The purchasing power of Cuban wages in the state-led sector was cut by half in just a year, thanks to inflation. A 4,400-peso salary that was the equivalent of 88 dollars in January 2021 is now worth 44. It’s a misleading matter: in January 2021, my income as an editor was around 50 USD, and in January 2019, before pay-rises in the public sector, it would have been the equivalent of approximately 30 USD (I say “would have” because I still hadn’t graduated).
In January 2019, a Cuban professional was lucky to earn the equivalent of 30 USD. However, we can all agree that we were a lot better off in January 2019 than we were in January 2022. We were even better off in January 2019 than we were in January 2021, the bubble month. The reason for this lies in the fact that living costs (not only in Cuban pesos, but in dollars too) have shot up.
Basically, we’ve gone through four different phases in a very short period of time: 1) in January 2019, low wages and low living costs; 2) in January 2020, wages a little lower and living costs also a little lower; 2) in January 2021, wages were higher and living costs were higher, but not so high yet; 4) January 2022, low wages and living costs through the roof. There are many forces that explain this extremely irregular behavior, but we can highlight the two most important ones: the number of tourists visiting Cuba and the average wage the State has decided to pay its workers.
The first force is seemingly uncontrollable (although everything would have been a lot different if the State had invested in industries, instead of in hotels. I’m not only talking about 2019, but about 2020 and 2021 too). The second force is seemingly controllable (but the market makes it uncontrollable in the long-term, if there isn’t any wealth to support it, a pay rise will only lead to inflation).
As we’ve seen here, wealth generated by tourism, the only important industry in the country, living costs and wages have been biting each other’s tails, forming the whirlpool we find ourselves in today. There is a frightening resemblance between the Cuban whirlpool and the whirlpool that shook Venezuela.
The great irony here is the fact that people talked about the “Cubanization” of Venezuela for years, and now they are talking about the “Venezuelanization” of Cuba. Venezuela nationalized businesses, redistributed wealth, and didn’t take any care to diversify its economy, just like Cuba had done a long time before (when it only produced sugar). Then, when the crisis hit because oil prices dropped, Venezuela opened dollar stores, which are still the only stores in the country that are stocked up today, just like Cuba did in the nineties. The mirror reflected the mirror.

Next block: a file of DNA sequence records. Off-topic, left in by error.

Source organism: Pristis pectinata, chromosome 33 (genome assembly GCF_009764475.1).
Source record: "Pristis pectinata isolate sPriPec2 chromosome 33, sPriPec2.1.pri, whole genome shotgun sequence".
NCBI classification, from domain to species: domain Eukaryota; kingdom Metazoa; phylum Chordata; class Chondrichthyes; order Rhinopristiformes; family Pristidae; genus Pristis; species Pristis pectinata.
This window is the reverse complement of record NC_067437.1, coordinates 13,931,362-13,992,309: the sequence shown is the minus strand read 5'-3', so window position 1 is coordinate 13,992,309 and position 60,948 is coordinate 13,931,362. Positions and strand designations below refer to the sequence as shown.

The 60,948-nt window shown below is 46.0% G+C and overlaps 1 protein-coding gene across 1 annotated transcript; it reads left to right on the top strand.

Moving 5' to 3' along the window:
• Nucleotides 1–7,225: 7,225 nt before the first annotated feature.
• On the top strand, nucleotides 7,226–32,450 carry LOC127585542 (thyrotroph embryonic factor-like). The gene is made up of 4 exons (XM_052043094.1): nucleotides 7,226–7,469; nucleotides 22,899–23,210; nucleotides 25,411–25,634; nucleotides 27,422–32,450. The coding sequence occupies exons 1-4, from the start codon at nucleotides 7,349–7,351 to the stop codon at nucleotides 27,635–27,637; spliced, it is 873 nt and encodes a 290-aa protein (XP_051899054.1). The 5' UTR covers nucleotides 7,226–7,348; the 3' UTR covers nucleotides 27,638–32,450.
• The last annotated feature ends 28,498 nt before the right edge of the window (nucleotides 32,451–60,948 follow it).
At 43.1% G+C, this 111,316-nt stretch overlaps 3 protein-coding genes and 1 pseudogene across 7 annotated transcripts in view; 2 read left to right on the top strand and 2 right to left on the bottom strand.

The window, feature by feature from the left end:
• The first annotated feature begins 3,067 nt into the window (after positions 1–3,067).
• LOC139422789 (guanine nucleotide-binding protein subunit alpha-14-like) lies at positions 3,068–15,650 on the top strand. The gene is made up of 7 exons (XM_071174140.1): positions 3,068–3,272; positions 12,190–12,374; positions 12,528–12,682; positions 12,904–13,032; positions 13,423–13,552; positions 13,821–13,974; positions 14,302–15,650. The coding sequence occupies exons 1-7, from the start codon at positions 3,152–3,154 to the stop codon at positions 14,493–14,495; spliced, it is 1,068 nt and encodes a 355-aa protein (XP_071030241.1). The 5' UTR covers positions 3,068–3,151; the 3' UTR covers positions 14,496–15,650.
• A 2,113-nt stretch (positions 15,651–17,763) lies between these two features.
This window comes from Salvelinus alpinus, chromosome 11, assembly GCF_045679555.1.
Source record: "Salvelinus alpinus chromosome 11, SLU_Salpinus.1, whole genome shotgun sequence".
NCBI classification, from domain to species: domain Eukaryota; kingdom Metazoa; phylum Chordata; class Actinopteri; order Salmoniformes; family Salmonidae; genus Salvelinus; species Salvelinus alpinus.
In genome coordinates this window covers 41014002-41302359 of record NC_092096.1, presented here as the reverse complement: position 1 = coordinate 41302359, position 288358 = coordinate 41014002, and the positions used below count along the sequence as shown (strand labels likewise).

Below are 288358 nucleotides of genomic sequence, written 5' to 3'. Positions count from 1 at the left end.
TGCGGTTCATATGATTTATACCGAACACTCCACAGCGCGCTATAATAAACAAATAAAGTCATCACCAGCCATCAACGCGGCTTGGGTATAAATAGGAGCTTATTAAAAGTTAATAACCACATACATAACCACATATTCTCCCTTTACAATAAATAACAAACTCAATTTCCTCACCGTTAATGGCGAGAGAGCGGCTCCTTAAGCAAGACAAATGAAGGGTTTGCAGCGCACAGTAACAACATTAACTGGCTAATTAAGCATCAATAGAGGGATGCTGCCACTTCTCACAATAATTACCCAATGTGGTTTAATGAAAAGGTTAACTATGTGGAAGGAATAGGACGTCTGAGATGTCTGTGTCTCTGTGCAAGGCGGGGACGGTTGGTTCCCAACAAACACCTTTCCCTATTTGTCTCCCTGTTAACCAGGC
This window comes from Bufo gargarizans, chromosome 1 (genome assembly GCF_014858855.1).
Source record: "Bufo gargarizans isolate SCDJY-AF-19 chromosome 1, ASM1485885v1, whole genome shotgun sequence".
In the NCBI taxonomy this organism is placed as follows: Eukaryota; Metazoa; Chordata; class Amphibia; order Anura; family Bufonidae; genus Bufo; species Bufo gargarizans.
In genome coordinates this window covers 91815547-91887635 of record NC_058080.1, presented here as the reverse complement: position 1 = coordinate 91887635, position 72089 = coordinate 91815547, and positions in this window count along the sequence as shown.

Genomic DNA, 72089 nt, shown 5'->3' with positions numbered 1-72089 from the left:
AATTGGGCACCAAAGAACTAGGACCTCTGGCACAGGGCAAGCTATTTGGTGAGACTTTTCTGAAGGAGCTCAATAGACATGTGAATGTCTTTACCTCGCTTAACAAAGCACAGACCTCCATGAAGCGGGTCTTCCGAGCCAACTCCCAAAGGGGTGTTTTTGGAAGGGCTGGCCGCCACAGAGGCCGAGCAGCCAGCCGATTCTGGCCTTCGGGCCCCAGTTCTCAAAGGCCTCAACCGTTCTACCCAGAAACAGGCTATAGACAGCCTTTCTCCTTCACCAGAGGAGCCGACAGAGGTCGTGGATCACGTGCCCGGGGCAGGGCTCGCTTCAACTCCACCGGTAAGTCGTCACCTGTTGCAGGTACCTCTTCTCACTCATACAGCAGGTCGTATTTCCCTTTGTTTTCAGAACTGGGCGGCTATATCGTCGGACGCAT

Without any revenue from tourism (the new single industry), Cuba took a great gamble when it continued to increase wages and “redollarize” its stores. Now, it is suffering one of the highest inflation rates on the continent and it is blaming foreign agents for the dollar’s informal exchange rate (just like Venezuela did). As if that wasn’t enough, both countries have leaders that clearly have no idea how to create their own myth, and have desperately clung to legitimizing themselves with the discourse of being follow-ons of a former leader (Fidel Castro and Hugo Chavez).
These similarities aren’t exactly the same or simultaneous, for that matter. Nevertheless, while Cuba experienced short-lived economic growth as a result of former US president Barack Obama’s rapprochement policy, Venezuela’s economy came crashing down. Now, while inflation is growing in Cuba, hyperinflation seems to be recovering in Venezuela.
These asymmetries have to do with the “forces” we were talking about before: the crisis of oil prices on the global market and the collapse of Cuba’s tourism industry didn’t happen at the same time, nor do they have similar causes. The Cuban Government has been less enthusiastic up until now about raising the minimum wage every six months.
I’m bringing this up because it isn’t a mere trifle: the only thing that has stopped inflation from reaching Venezuela’s inconceivable figures (literally inconceivable: they had to eliminate zeros from bills on more than one occasion) has been the fact that state wages haven’t gone up, that’s to say, extra bills haven’t gone into circulation (I say bills out of convenience: it’s obvious the majority of Cuba’s money isn’t physical anymore).